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Shumway's reflections on shellfish aquaculture

Climate change Water quality Molluscs +4 more

Prof Sandy Shumway, one of the most eminent shellfish specialists in North America, discusses her new book, her dream shellfish farming locations and why she’s increasingly convinced of the myriad benefits that shellfish aquaculture brings.

by Senior editor, The Fish Site
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Sandy Shumway, a research professor at the University of Connecticut since 2002, raking clams in New England

Can you give me a very brief overview of your aquaculture career?

I began digging clams and quahogs with my dad at our summer house when I was about 3 years old. Many science fair projects later, I went to college, majored in marine science and then went to Wales as a Marshall Scholar. I studied marine invertebrate physiology for my PhD and used molluscs as some of my experimental animals. I then went to New Zealand and again, molluscs (this time snails) were the major group of choice. From there it was back to the US as a post-doc in New York, where they wanted someone to provide expertise on oysters.

By then colleagues recognised me as a shellfish/mollusc scientist, although I have worked on many other groups. I worked in Maine for a decade, in shrimp and molluscs, then taught marine science for a decade while continuing my research on molluscs and impacts of toxic algae. More and more my research was focused on applied questions posed by the industry and I enjoy being able to provide useful information to the user community. I have continued to focus my research efforts on topics of concern to the shellfish industry, such as harmful algal blooms, mitigation of biofouling and now microplastics.

What inspired you to devise Molluscan shellfish aquaculture: a practical guide?

I regularly receive requests for general information regarding shellfish and many of those pertain to aquaculture. There was very little published information available to recommend or share, and what existed was outdated and scattered. I also realised that many of the pioneers and experts had retired or were contemplating the same and wanted to capture that accumulated knowledge under one cover.

Who’s the target audience?

The book is for anyone interested in molluscan shellfish aquaculture, whether newcomers to the field or experienced growers and scientists. Chapters are included to cover all of the major groups of shellfish and some of the minor ones. I hope that it will provide a basis for new growers to get them started and a source of updated information for scientists and growers alike.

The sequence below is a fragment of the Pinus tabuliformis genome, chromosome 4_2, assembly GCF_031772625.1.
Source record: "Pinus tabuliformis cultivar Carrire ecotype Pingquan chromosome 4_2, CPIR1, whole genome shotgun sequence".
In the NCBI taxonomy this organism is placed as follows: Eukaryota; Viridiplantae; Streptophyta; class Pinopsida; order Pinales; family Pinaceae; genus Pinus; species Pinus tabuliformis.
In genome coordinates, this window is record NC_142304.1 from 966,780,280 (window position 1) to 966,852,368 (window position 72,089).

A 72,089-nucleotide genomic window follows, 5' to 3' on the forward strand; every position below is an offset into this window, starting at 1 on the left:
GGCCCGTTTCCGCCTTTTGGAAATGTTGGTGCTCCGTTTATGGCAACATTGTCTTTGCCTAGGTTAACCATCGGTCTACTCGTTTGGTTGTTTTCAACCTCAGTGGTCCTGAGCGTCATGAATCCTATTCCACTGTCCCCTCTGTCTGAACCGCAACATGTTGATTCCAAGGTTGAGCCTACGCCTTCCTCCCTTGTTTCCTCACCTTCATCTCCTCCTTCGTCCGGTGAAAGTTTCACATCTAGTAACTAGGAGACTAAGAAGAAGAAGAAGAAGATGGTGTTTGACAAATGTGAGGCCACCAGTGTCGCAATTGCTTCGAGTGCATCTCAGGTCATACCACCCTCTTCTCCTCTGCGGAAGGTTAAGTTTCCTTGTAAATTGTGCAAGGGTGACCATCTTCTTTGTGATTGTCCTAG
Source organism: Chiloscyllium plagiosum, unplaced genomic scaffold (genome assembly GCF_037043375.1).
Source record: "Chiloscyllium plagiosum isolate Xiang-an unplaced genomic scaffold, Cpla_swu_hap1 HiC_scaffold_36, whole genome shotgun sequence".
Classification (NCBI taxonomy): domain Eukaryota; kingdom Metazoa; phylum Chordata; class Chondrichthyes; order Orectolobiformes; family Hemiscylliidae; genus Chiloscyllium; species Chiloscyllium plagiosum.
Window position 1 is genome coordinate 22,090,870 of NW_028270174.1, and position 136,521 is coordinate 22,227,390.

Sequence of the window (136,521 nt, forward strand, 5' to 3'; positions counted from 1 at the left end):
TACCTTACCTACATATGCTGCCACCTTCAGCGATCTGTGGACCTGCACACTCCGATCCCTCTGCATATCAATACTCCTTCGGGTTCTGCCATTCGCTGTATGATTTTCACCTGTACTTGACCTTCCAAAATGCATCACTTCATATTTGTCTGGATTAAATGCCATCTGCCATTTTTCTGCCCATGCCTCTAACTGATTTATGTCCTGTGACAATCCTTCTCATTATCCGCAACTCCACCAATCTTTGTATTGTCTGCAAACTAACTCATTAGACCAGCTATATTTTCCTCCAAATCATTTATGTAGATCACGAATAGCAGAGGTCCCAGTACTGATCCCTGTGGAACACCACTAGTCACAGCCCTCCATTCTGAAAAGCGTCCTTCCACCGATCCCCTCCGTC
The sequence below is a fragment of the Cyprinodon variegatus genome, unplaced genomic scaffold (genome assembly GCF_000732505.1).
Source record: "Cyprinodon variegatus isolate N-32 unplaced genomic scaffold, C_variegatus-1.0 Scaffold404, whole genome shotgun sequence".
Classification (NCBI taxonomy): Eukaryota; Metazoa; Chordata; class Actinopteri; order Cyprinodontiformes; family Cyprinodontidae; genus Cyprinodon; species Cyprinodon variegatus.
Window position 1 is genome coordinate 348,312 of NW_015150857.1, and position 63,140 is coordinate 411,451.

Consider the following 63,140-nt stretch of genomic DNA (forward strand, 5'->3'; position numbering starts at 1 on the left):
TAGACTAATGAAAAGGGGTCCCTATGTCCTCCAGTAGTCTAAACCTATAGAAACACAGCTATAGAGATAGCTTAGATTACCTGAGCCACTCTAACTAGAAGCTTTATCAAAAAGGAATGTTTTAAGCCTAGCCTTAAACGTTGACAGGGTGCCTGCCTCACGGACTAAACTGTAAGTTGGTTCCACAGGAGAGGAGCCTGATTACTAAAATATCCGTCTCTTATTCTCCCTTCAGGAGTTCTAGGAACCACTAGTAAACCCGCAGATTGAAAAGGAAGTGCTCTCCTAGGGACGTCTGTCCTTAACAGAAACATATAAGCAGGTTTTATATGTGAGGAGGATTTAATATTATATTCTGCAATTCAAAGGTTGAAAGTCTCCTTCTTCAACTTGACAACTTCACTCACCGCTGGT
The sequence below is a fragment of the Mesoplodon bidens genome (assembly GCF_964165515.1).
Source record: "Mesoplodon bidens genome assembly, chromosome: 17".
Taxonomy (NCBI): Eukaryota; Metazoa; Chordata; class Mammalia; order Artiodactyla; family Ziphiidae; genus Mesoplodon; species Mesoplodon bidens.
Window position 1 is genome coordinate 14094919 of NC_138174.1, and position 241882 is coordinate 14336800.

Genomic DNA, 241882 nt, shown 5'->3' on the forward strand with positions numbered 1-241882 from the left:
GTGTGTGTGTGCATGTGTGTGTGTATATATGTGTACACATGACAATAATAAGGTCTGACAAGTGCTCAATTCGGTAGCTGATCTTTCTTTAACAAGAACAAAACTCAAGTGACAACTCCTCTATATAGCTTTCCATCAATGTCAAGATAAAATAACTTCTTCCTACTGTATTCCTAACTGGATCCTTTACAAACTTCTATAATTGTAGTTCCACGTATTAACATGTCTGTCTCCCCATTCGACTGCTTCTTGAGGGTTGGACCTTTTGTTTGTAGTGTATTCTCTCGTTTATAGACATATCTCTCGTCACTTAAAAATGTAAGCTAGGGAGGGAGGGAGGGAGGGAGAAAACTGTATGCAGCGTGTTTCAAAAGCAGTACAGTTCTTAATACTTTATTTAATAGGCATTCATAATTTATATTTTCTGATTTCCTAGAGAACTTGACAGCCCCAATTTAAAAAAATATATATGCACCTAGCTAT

Molluscan shellfish aquaculture: a practical guide, has just been published by 5m Books (click on image to enlarge)

What sort of contribution have you had from aquaculture producers themselves?

Many of the chapters have been written or co-authored by commercial growers, others by leading experts in their related academic fields. A number of the authors are shellfish biologists who left academia for successful commercial enterprises and their knowledge and experiences are invaluable. Many of them collaborate regularly on scientific efforts designed to assist growth of the shellfish aquaculture industry.

If you were considering the ideal place globally to set up a successful mollusc farm where would it be and what species would you produce?

Yikes! This would depend on so many factors, the first would be courage. Shellfish culture is fraught with challenges and requires knowledge, financial backing, physical strength and stamina, perseverance and a modicum of luck – avoidance of major storms, diseases, toxins, predators and more. It is easy to look globally today and see so much shellfish culture taking place, but what is not seen is the incredibly difficult path and hard work of those who have gone before to attain the current successes. If I were thinking about only success and money, I would grow oysters in a pristine area, with panache. If i were thinking about my favourite species, location and known commercial success, I would grow quahogs in Rhode Island!

What are the main benefits of molluscan shellfish farming?

I wrote an editorial on this subject 20 years ago – and it is as true today as then. Shellfish are a benefit to the ecology and environment, the economy, and provide a high-quality source of protein. Shellfish culture can be undertaken on large commercial scales or by individuals as subsistence efforts. I produced an entire book on this topic: Shellfish Aquaculture and the Environment (Wiley-Blackwell 2011).

What are the major hurdles for the molluscan shellfish sector in the US/the West to overcome before it can achieve its full potential?

Shellfish aquaculture is no longer a difficult undertaking in terms of knowledge and know-how. In many countries, it is revered and encouraged. In the United States, I believe the myriad of regulatory processes, coupled with availability and accepted use of coastal space are the greatest impediments to expanded shellfish culture.

Prof Shumway in her office

How would you like to see the global molluscan shellfish aquaculture sector develop over the coming decade?

I hope it will continue to expand on all levels globally. Shellfish aquaculture is green – shellfish are primary consumers – and provides ecosystem services, jobs and high-quality protein, often in developing regions where food and employment are major benefits.

Looking at the bigger picture, do you think molluscan shellfish aquaculture can play a role in the battle against climate change, environmental degradation and growing global demand for healthy seafood?

Absolutely. As was made clear in the recent 20-year review of aquaculture, that was published in Nature. Shellfish aquaculture: good for the ecology, good for the economy, good for you!

Further information

A copy of Molluscan Shellfish Aquaculture can be ordered here.